To do these, Nokia forged tie ups with partners which include Microsoft Communicator Mobile, towards the enhancement of unified communications proposition (Microsoft Communicator Mobile for Nokia Debuts 2010). As a result, new applications for new handsets have been released, initially available to certain models such as E72 and E52.
On top of these, there are also new features that aim at achieving customer convenience – the touch screen feature similar to Iphone, mobile internet browsing using the latest technologies, development of Ovi maps, among others. These consumer-friendly features are what drive the company to further work on its Marketing, Advertising and Promotional activities to reach the target market. Half of the job is to continue developing the brand, while half is to continue developing the market reach through advertisements and events.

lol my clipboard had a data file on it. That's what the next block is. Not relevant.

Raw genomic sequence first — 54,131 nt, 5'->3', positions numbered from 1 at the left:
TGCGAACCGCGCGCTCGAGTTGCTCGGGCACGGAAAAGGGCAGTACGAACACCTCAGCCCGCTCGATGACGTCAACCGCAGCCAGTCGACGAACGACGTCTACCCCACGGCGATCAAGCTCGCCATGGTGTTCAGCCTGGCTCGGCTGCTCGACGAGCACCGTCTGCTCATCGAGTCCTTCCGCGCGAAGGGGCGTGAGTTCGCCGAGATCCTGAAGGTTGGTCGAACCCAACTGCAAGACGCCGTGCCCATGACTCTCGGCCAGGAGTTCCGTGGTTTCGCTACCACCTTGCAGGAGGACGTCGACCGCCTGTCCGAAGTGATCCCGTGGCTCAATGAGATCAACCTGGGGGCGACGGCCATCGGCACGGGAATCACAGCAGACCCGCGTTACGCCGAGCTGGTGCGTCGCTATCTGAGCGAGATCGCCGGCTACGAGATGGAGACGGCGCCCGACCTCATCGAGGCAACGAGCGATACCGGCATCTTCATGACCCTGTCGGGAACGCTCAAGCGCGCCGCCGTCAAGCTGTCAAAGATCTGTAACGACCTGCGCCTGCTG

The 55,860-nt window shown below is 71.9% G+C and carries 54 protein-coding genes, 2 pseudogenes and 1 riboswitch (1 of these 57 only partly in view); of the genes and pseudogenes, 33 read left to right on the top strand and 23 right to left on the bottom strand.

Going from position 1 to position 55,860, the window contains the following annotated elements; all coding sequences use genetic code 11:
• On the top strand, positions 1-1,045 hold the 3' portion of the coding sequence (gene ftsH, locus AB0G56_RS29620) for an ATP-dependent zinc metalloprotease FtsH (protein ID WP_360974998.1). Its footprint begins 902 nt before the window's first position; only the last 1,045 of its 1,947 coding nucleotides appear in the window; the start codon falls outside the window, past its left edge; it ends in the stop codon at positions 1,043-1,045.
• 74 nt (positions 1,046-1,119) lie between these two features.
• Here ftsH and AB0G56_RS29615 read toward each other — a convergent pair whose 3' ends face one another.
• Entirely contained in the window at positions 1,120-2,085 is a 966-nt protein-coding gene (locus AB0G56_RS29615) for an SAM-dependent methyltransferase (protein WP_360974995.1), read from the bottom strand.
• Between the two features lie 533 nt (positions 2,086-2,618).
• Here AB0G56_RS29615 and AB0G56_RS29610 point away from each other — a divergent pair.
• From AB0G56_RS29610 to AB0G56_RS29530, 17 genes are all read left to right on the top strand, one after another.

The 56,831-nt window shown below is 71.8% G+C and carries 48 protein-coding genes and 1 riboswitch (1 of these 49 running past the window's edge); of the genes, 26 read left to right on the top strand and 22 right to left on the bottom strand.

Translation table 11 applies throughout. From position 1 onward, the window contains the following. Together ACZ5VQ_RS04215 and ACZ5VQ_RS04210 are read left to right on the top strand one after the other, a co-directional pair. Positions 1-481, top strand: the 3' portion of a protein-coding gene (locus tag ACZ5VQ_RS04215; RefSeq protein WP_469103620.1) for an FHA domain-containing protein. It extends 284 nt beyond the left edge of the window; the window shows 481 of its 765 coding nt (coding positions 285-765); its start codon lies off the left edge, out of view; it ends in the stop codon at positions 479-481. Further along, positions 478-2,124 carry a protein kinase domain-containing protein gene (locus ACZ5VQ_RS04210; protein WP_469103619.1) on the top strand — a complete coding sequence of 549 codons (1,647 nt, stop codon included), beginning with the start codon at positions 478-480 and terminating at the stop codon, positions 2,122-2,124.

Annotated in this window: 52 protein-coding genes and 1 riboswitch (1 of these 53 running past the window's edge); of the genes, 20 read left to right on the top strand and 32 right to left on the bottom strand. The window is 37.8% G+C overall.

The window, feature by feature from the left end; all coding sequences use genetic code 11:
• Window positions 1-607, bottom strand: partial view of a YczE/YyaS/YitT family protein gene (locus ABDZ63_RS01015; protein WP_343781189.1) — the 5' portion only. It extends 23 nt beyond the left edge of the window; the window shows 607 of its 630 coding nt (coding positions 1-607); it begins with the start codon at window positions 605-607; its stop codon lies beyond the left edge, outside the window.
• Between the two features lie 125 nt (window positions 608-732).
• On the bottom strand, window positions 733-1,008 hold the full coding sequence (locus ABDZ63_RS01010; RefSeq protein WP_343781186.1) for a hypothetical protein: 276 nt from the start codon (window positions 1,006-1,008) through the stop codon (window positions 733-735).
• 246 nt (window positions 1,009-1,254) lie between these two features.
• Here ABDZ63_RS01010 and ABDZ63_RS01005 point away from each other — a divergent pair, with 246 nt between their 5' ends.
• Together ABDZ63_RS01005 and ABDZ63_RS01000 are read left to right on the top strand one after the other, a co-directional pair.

Nokia was a paper and rubber business back in the 1800s, eventually transforming into a cable and electronic business during the first decades of the 1900s. In 1979, it focused on the mobile phone making business (Story of Nokia 2010). However, it was in 1992 that they made a strategic decision to focus on Telecommunications by launching its 2100 series which sold approximately 300% more than the target (Nokia History 2010).
Nokia remains to be the world’s top selling handset manufacturer with market share of 35% versus over ten competitor brands during the first quarter of 2010. However, this reflects a decline of 1.2% from last year’s sales, presumably from the decline in sales of their high end phones. What constitutes the current market share is the presence of its mid end phones that offers both benefits and cost efficiency (Gartner Says Worldwide Mobile Phone Sales Grew 17% In First Quarter 2010). As such, with the continuous product development of the other handset manufacturers, Nokia is pressured to maintain market stature as the leading company.